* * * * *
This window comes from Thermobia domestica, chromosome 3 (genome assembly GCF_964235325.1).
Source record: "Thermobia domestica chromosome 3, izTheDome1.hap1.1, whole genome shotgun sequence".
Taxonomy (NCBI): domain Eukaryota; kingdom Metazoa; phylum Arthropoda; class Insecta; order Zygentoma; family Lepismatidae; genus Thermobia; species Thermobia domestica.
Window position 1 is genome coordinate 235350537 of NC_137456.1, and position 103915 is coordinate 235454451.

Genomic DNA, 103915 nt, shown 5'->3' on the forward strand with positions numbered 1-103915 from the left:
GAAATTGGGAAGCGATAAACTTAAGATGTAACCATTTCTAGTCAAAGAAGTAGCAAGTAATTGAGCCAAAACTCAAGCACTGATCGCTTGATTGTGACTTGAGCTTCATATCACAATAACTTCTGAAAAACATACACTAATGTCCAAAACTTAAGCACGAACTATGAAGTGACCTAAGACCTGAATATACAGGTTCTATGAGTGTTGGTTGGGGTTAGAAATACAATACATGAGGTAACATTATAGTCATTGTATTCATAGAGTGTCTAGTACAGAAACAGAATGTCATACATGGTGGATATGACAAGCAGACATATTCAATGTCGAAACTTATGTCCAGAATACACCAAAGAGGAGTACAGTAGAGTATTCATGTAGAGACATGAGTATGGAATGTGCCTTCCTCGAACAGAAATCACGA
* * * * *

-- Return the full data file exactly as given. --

This window comes from Thermobia domestica, chromosome 3 (genome assembly GCF_964235325.1).
Source record: "Thermobia domestica chromosome 3, izTheDome1.hap1.1, whole genome shotgun sequence".
Taxonomy (NCBI): domain Eukaryota; kingdom Metazoa; phylum Arthropoda; class Insecta; order Zygentoma; family Lepismatidae; genus Thermobia; species Thermobia domestica.
Window position 1 is genome coordinate 235350537 of NC_137456.1, and position 103915 is coordinate 235454451.

Genomic DNA, 103915 nt, shown 5'->3' on the forward strand with positions numbered 1-103915 from the left:
GAAATTGGGAAGCGATAAACTTAAGATGTAACCATTTCTAGTCAAAGAAGTAGCAAGTAATTGAGCCAAAACTCAAGCACTGATCGCTTGATTGTGACTTGAGCTTCATATCACAATAACTTCTGAAAAACATACACTAATGTCCAAAACTTAAGCACGAACTATGAAGTGACCTAAGACCTGAATATACAGGTTCTATGAGTGTTGGTTGGGGTTAGAAATACAATACATGAGGTAACATTATAGTCATTGTATTCATAGAGTGTCTAGTACAGAAACAGAATGTCATACATGGTGGATATGACAAGCAGACATATTCAATGTCGAAACTTATGTCCAGAATACACCAAAGAGGAGTACAGTAGAGTATTCATGTAGAGACATGAGTATGGAATGTGCCTTCCTCGAACAGAAATCACGA